Detroit – Different night and an entirely different animal on the mound for the visiting team.
After scoring 19 runs and pounding out 24 hits Tuesday, the Tigers offense Wednesday night was shackled by a nasty bit of left-handed power pitching from Mariners’ James Paxton.
It wasn’t a fair fight.
Boring 97-mph fastballs in on the outside corner, floating the occasional 81 mph knuckle-curveball and 89-mph cutter, Paxton cruised through seven innings, helping the Mariners to a series-evening, 8-0 win.
He struck out nine Tigers, all in the first five innings. Three of the first five to face him were called out on strikes.
Of his 103 pitches, 71 were fastballs, with an average velocity of 96.3 mph. He topped out at 98. According to MLB’s Baseball Savant, Paxton got 10 swings and misses and 12 called strikes on the fastball. He also got five whiffs with his cutter.
The web site does not keep a count of broken bats — but there were several. Other than the four hits, only three other balls were hit to the outfield against him.
The Tigers had two scoring opportunities. John Hicks doubled, sending Victor Martinez to third base in the second inning. Paxton struck out James McCann and got Dixon Machado on a broken bat ground out to end the threat.
They put two on in the fourth — a single by Justin Upton and Martinez who struck out and reached on a passed ball. But again, Paxton slammed the door — striking out Hicks and McCann.
They put two on in the seventh, but that ended quickly when Machado bounced into a double play.
It was another night of frustration for Tigers lefty Daniel Norris. Coming off a 42/3-inning start in Tampa when he felt his stuff was better than the results, he didn’t seem to have either on Wednesday — stuff or results.
He was KO’d without recording an out in the fifth inning. He was already at 104 pitches and left with the bases loaded and trailing 3-0.
Only one of those runs scored, thanks to a solid clean-up job by Shane Greene.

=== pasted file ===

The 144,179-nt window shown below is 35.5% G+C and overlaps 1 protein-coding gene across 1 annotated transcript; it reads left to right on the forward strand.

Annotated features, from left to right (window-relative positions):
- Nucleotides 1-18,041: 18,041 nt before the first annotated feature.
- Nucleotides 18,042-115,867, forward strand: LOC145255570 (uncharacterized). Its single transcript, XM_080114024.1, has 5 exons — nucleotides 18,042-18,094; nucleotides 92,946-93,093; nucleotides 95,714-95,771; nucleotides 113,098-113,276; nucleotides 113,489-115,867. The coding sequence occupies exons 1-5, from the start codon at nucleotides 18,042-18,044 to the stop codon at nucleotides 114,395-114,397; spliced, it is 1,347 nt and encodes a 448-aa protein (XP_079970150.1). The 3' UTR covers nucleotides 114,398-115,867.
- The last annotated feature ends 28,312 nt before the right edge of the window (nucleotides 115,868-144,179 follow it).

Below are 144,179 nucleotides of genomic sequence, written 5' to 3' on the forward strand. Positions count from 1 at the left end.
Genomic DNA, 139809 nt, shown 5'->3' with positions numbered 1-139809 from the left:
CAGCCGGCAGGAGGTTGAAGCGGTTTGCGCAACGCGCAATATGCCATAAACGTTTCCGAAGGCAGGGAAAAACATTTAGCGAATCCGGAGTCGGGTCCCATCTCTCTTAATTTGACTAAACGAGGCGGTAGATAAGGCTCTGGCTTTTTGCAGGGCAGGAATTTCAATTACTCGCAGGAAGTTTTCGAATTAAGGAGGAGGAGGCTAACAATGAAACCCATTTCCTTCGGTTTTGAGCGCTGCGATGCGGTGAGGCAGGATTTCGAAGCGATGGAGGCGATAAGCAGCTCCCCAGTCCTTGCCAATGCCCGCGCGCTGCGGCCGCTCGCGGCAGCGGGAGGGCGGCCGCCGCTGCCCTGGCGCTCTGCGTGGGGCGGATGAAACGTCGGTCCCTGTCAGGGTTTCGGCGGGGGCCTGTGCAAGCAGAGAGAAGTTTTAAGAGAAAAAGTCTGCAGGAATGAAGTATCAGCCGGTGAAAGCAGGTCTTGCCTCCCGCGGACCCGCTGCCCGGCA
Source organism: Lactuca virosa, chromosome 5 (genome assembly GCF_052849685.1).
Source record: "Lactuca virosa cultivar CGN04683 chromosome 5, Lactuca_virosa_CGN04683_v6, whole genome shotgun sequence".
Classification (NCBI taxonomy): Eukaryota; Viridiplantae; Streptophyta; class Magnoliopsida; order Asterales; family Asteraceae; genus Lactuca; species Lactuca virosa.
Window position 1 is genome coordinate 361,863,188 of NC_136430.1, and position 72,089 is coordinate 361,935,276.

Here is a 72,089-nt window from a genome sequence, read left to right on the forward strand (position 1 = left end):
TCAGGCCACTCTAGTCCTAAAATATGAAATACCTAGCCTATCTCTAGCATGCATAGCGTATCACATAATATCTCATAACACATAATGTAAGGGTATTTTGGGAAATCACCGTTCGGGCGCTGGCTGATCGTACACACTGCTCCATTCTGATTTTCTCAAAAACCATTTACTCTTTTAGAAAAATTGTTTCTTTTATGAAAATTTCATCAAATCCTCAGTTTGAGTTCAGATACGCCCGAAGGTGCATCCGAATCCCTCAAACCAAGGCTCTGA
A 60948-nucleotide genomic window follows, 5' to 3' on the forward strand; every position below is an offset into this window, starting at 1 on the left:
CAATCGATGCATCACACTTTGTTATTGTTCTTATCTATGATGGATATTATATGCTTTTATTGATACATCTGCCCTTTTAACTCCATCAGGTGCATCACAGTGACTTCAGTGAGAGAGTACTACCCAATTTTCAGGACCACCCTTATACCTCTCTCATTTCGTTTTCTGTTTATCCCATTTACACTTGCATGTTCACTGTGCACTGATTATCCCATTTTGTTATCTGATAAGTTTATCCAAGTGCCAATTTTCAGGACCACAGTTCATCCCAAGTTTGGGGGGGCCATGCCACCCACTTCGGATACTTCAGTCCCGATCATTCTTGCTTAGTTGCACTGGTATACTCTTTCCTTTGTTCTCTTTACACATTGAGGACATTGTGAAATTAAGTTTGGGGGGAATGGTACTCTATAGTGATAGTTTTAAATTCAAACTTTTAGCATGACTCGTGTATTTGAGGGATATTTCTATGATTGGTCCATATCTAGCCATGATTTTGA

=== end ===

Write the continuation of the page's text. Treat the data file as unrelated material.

Norris needed 29 pitches to get out of the first inning unscathed, leaving the bases loaded.
But the Mariners scored three times in the second on an RBI single by Jean Segura and a two-run home run by Guillermo Heredia.
The Heredia homer was indicative of Norris’ issues. He got ahead in the count 1-2. But he nibbled and missed with the next two pitches and then hung a slider on 3-2. Even Heredia, who had just two career homers, couldn’t miss it.
Norris was at 71 pitches after three innings. He had a shot to get through five innings, pitch-count wise, but he gave up a leadoff double to Robinson Cano, walked Nelson Cruz and gave up a bloop single to Taylor Motter, again after he had him in a 1-2 hole.
In his last two starts, Norris has thrown 205 pitches and not gotten through the fifth inning.
The Mariners tacked on four more runs off reliever Anibal Sanchez, who ate up four innings and struck out five.
Cruz blasted a two-run home run in the sixth, and the torrid Segura doubled home a run in the seventh. Sanchez dropped a throw covering first base in the ninth, which allowed Danny Valencia to score from second with two outs.
Segura, who came off the disabled list Tuesday, posted three hits in each of the two games.
The home run by Cruz was the sixth allowed by Sanchez in 142/3 innings. Ironically, it was four years ago to the day that he struck out 17 Braves hitters. Must seem like another lifetime to Sanchez.
BY Chris McCosky , The Detroit News